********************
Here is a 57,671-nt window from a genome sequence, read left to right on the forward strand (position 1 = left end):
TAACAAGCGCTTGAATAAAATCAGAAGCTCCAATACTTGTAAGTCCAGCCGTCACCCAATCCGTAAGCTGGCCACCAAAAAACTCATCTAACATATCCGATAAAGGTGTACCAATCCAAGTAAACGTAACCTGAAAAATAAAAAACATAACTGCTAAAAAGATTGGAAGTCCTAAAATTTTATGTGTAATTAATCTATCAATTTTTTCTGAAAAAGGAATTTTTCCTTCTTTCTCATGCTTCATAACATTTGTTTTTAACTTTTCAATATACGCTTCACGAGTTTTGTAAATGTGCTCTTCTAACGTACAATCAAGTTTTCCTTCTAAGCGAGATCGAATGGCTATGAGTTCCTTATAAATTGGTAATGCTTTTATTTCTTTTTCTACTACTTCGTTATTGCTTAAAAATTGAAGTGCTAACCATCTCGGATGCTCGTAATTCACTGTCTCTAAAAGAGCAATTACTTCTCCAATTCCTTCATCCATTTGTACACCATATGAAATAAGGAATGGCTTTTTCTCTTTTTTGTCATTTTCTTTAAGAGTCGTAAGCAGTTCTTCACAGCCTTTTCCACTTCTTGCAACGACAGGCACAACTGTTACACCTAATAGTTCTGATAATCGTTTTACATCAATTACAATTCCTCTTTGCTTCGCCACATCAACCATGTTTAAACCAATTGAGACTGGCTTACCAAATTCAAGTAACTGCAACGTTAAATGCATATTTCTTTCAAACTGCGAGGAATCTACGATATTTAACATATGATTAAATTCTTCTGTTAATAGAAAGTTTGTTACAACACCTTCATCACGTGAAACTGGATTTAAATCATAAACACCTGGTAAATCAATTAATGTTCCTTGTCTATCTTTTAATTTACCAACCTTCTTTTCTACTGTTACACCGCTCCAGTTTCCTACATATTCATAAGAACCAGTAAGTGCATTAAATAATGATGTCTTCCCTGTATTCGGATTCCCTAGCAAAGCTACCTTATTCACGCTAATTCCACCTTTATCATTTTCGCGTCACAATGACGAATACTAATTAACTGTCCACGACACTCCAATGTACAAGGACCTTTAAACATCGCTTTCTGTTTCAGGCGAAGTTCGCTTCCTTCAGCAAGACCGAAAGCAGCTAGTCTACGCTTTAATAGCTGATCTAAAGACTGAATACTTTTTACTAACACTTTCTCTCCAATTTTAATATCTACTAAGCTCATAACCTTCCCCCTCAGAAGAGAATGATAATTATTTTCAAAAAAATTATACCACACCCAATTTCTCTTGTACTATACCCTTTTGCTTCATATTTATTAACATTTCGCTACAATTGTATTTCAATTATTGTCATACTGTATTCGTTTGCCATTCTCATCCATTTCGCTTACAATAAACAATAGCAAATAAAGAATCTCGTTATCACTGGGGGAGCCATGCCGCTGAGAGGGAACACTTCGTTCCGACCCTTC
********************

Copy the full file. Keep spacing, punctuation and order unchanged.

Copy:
Here is a 57,671-nt window from a genome sequence, read left to right on the forward strand (position 1 = left end):
TAACAAGCGCTTGAATAAAATCAGAAGCTCCAATACTTGTAAGTCCAGCCGTCACCCAATCCGTAAGCTGGCCACCAAAAAACTCATCTAACATATCCGATAAAGGTGTACCAATCCAAGTAAACGTAACCTGAAAAATAAAAAACATAACTGCTAAAAAGATTGGAAGTCCTAAAATTTTATGTGTAATTAATCTATCAATTTTTTCTGAAAAAGGAATTTTTCCTTCTTTCTCATGCTTCATAACATTTGTTTTTAACTTTTCAATATACGCTTCACGAGTTTTGTAAATGTGCTCTTCTAACGTACAATCAAGTTTTCCTTCTAAGCGAGATCGAATGGCTATGAGTTCCTTATAAATTGGTAATGCTTTTATTTCTTTTTCTACTACTTCGTTATTGCTTAAAAATTGAAGTGCTAACCATCTCGGATGCTCGTAATTCACTGTCTCTAAAAGAGCAATTACTTCTCCAATTCCTTCATCCATTTGTACACCATATGAAATAAGGAATGGCTTTTTCTCTTTTTTGTCATTTTCTTTAAGAGTCGTAAGCAGTTCTTCACAGCCTTTTCCACTTCTTGCAACGACAGGCACAACTGTTACACCTAATAGTTCTGATAATCGTTTTACATCAATTACAATTCCTCTTTGCTTCGCCACATCAACCATGTTTAAACCAATTGAGACTGGCTTACCAAATTCAAGTAACTGCAACGTTAAATGCATATTTCTTTCAAACTGCGAGGAATCTACGATATTTAACATATGATTAAATTCTTCTGTTAATAGAAAGTTTGTTACAACACCTTCATCACGTGAAACTGGATTTAAATCATAAACACCTGGTAAATCAATTAATGTTCCTTGTCTATCTTTTAATTTACCAACCTTCTTTTCTACTGTTACACCGCTCCAGTTTCCTACATATTCATAAGAACCAGTAAGTGCATTAAATAATGATGTCTTCCCTGTATTCGGATTCCCTAGCAAAGCTACCTTATTCACGCTAATTCCACCTTTATCATTTTCGCGTCACAATGACGAATACTAATTAACTGTCCACGACACTCCAATGTACAAGGACCTTTAAACATCGCTTTCTGTTTCAGGCGAAGTTCGCTTCCTTCAGCAAGACCGAAAGCAGCTAGTCTACGCTTTAATAGCTGATCTAAAGACTGAATACTTTTTACTAACACTTTCTCTCCAATTTTAATATCTACTAAGCTCATAACCTTCCCCCTCAGAAGAGAATGATAATTATTTTCAAAAAAATTATACCACACCCAATTTCTCTTGTACTATACCCTTTTGCTTCATATTTATTAACATTTCGCTACAATTGTATTTCAATTATTGTCATACTGTATTCGTTTGCCATTCTCATCCATTTCGCTTACAATAAACAATAGCAAATAAAGAATCTCGTTATCACTGGGGGAGCCATGCCGCTGAGAGGGAACACTTCGTTCCGACCCTTC